UPDATE | FSTB's Public Consultation on Legislative Proposals to Enhance AML and CTF Regulation
On 3 November 2020, the Financial Services and the Treasury Bureau (“FSTB”) issued the Public Consultation on Legislative Proposals to Enhance Anti-Money Laundering and Counter-Terrorist Financing Regulation in Hong Kong (the “Consultation”). As part of the Consultation, the FSTB outlined, among others, its proposed regulatory framework which will have implications for virtual asset services providers (“VASPs”), being persons who, as a business, engages in specified activities involving virtual assets (“VA”). Our client update in respect of the Consultation can be viewed here.
Following the receipt of responses from various stakeholders, the FSTB issued its consultation conclusions to the Consultation (the “Consultation Conclusions”) on 21 May 2021. While the Consultation Conclusions set out the FTSB’s views on responses to the proposed regulatory regimes for both VASPs and dealings in precious metals and stones, this client update will focus only on the former.
Scope and Coverage
As proposed in the Consultation, the FSTB wished to designate the business of operating a VA exchange as a “regulated VA activity” under the Anti-Money Laundering and Counter-Terrorist Financing Ordinance (Cap. 615). Any person wishing to operate a VA exchange in Hong Kong will therefore need to apply for a licence from the Securities and Futures Commission (“SFC”) as a licensed VASP.
The FSTB noted that a majority of the respondents agreed to the following proposed definitions of “VA exchange” and “VA”:
VA exchange: any trading platform which is operated for the purpose of allowing an offer or invitation to be made to buy or sell any VA in exchange for any money or any VA, and which comes into custody, control, power or possession of, or over, any money or any VA at any point in time during its course of business. Peer-to-peer trading platforms, to the extent that the actual transaction is conducted outside the platform and the platform is not involved in the underlying transaction by coming into possession of any money or any VA at any point in time, are not covered under the definition of VA exchange.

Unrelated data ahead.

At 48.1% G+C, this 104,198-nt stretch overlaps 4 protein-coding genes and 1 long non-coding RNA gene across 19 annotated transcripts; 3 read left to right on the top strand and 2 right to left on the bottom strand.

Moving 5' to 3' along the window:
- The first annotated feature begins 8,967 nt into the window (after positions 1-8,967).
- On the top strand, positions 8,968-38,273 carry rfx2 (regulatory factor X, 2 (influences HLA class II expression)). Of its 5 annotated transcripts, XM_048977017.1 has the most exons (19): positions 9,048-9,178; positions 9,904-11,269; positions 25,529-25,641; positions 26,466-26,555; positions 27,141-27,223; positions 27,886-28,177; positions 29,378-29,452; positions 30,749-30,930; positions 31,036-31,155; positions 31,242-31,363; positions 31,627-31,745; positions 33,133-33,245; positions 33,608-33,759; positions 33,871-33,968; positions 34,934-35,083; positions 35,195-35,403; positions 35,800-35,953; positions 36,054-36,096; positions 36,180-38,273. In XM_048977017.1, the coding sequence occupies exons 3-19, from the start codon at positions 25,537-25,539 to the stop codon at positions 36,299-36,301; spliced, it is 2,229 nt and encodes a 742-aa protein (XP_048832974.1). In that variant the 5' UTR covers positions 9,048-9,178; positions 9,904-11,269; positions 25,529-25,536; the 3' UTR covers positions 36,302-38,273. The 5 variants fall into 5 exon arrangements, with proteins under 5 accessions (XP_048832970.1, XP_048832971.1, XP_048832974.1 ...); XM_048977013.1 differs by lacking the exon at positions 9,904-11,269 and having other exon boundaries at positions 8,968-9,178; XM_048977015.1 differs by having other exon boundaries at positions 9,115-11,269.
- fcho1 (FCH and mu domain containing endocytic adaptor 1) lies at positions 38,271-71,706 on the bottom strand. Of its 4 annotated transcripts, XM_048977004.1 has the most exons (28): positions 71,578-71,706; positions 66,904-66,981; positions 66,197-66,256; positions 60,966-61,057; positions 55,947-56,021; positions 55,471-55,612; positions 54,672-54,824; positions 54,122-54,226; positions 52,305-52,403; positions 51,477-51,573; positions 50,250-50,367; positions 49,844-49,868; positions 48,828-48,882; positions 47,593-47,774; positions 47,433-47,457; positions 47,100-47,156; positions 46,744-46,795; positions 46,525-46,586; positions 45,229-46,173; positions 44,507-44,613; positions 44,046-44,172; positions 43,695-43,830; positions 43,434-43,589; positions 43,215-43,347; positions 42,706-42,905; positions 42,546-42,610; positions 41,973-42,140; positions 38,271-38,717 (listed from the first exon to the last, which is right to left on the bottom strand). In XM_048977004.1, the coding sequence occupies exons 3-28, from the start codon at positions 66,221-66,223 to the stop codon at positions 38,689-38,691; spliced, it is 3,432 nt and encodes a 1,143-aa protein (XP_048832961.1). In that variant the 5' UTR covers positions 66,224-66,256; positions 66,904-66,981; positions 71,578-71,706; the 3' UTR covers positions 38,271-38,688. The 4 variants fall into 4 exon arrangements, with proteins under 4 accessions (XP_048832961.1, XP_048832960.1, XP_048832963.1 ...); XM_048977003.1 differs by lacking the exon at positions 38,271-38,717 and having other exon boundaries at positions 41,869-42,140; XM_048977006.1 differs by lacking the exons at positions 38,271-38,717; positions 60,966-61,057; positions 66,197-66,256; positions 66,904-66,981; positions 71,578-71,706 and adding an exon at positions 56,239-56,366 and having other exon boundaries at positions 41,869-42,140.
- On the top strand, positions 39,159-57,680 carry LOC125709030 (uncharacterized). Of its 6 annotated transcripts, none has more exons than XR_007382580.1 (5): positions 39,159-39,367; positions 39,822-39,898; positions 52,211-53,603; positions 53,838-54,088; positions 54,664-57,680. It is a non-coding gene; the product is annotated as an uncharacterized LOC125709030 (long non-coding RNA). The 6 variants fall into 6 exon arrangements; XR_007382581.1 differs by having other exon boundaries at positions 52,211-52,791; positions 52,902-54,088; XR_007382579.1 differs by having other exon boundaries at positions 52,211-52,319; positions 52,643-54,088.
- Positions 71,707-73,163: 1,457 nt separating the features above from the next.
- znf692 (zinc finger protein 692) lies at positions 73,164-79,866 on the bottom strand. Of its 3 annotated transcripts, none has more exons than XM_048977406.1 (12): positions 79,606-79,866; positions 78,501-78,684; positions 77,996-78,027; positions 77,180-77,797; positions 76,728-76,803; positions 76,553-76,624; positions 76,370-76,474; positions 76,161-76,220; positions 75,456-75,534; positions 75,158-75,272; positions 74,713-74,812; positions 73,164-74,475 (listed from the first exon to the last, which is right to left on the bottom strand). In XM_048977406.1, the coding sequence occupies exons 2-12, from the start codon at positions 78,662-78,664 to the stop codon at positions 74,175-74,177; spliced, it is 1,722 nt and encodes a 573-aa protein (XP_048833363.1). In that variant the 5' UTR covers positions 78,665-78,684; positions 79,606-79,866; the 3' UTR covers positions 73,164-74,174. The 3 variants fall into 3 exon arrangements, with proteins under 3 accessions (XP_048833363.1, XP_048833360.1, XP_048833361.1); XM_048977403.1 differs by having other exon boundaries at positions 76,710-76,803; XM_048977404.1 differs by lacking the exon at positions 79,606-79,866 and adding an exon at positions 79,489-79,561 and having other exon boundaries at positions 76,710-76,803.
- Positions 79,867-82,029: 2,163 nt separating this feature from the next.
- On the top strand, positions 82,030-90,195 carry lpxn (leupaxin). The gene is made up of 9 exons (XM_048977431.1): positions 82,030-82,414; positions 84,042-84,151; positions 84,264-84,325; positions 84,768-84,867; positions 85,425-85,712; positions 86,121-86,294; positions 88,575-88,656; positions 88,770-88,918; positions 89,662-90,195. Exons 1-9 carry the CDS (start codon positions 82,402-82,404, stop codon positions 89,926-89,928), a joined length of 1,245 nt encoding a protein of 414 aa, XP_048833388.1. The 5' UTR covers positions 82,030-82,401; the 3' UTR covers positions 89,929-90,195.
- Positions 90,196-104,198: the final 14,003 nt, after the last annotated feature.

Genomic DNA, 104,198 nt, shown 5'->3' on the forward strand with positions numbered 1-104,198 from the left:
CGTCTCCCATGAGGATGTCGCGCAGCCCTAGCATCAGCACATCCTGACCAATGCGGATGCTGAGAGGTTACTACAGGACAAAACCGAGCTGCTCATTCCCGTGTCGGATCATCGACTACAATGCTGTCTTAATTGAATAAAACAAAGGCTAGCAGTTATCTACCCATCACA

VA: a digital representation of value that (i) is expressed as a unit of account or a store of economic value; (ii) functions (or is intended to function) as a medium of exchange accepted by the public as payment for goods or services or for the discharge of a debt, or for investment purposes; and (iii) can be transferred, stored or traded electronically. The definition does not cover digital representations of fiat currencies (including digital currencies issued by central banks), financial assets already regulated under the Securities and Futures Ordinance (Cap. 571), as well as certain closed-loop, limited purpose items.
In response to the input received from some respondents on the definition of “VA”, the FSTB clarified that the definition of “VA” (i) will not include stored value facilities which are separately regulated under the Payment Systems and Stored Value Facilities Ordinance (Cap. 584) or non-transferable, non-exchangeable and non-fungible in nature, such as air miles, credit card rewards, gift cards, customer loyalty programmes and gaming coins etc., but (ii) will include “stablecoins”.
Given the fast-evolving nature of the VA industry and the various bells and whistles that VAs can exhibit, the FSTB proposed to bring flexibility to the regulatory framework in two ways. First, the SFC will be empowered to prescribe characteristics that constitute the definition of a VA, so as to provide flexibility and cater for the fast-evolving nature of the VA industry. Second, the Secretary for Financial Services and the Treasury will be empowered to determine whether any digital representation of value is to be regarded as a VA or not.
Summarized below are the key licensing and regulatory requirements proposed by the FSTB:
Eligibility: Following input from respondents, the FSTB will refine the eligibility criteria such that both locally incorporated companies and non-Hong Kong companies registered under the Companies Ordinance (Cap. 622) may apply for a VASP licence.
Fit and Proper Test: Most respondents expressed support for subjecting VASP applications to a fit-and-proper test and the criteria for determining an applicant’s fit-and-properness. In addition, most respondents acknowledged that at least two responsible officers should be appointed.